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(=Dapedoglossus Cope) is known from the Eocene Green River shales of Wyoming, U. S. A.; Brychaetus A. S. Woodw. from London clay and Sheppey and Scleropages from the Tertiaries of Sumatra.

In her monograph on the Tertiary freshwater fishes of Middle Sumatra, Sanders (1934) has published photographs of complete scales of Scleropages and of her new genus Musperia. The structure of the scales of these two genera differs in several respects, some of which are noted below.

In Scleropages there is a fairly large nuclear area in the centre (text-fig. 4a) which appears to be devoid of smaller pieces and only covered with moniliform striations; the mosaic pieces are relatively small and more or less ovoid or squarish in outline. In Musperia, on the other hand, there is no clear nucleus, and the rhomboidal, mosaic pieces are fairly large, especially towards one end of the scale.

A comparison of the text-figures 3 and 4 shows that the fossil scales obtained by Mr. Crookshank correspond with those of Musperia in all important respects noted above. In discussing the affinities of her new genus, Sanders has pointed out certain resemblances between Musperia and the North American Eocene genus Phareodus on the one hand and with the African genus Heterotis on the other. It would thus appear tentatively that the original stock which migrated from the north to the south may have consisted of forms like Musperia, which is now extinct and whose remains are known from Sumatra on the one hand and Peninsular India on the other. This genus was probably a descendant of Phareodus and in its further wanderings along two definite routes it gave rise to Scleropages in Siam, the Indo-Australian Archipelago and Australia in the south-east and to the African and South Ameri

can genera in the south-west. The same two routes of wanderings seem to have been followed by the Dipnoan fishes at an earlier period of the earth's history. It may here be noted that fossil remains of Ceratodus Ag. are known from the Kota-Maleri beds of India (C. hislopianus Oldham); these beds are in the Godavari valley and are placed in the Upper Gondwana period.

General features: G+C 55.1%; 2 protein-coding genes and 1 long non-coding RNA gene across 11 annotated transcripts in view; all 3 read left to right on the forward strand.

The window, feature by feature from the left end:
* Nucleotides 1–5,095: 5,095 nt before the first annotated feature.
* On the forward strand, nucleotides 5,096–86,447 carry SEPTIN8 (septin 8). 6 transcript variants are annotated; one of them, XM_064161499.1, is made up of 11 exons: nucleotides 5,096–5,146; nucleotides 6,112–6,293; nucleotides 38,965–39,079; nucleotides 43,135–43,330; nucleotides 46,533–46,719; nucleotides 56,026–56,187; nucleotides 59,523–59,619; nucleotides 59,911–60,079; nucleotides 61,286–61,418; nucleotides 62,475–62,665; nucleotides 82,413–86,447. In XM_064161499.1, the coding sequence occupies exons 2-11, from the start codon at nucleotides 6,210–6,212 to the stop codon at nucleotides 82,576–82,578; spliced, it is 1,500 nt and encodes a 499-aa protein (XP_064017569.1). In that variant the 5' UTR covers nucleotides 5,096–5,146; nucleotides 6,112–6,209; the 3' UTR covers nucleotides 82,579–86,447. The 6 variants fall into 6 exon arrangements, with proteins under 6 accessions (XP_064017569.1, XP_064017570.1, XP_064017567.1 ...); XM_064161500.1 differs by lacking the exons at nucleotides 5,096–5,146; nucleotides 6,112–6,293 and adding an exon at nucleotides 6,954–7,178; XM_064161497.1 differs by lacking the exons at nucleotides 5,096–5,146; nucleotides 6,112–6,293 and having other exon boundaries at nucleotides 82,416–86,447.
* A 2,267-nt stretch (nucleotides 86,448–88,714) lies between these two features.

The Osteoglossidae are recorded here from India for the first time; and this is of special significance from a zoogeographical point of view. As indicated above, it points to a possible route of migration by which these large fishes may have spread from India to Africa and later to South America.




(Plate 17, fig. 6; text-fig. 5.)

Material. Specimen No. K32/149 and its counterpart No. K32/ 150 (from Deothan).

Though there is only one fragment of a Cyprinid scale, its essential structural features are very clear. It seems to have been oval in outline, about one and a half times as long as broad. The nuclear area is small and somewhat eccentric in position. The scale is provided with a large number of radii which are distributed in all directions. The circuli are very fine and compactly arranged.

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TEXT FIG. 5.A fragment of a fossil Cyprinoid scale (K32/149). ×17.

Remarks. The structure of the scale strongly suggests its very primitive nature and leads to its inclusion in the subfamily Abramidinae. In the main, it corresponds with the scale of Leuciscus: æningensis Ag. from the Upper Miocene figured by Zittel (1932, p. 157) after Winkler, but its detailed structure and the form are quite different. I have not been able to assign it definitely to any genus, as the scales of most of the living genera have not been so far described.

The Cyprinidae are at present found in great abundance in the fresh waters of the Old World and North America, but are totally absent from South America. In the fossil state they are found from the Lower Eocene to the Pleistocene. Most of the fossil genera are represented by living forms.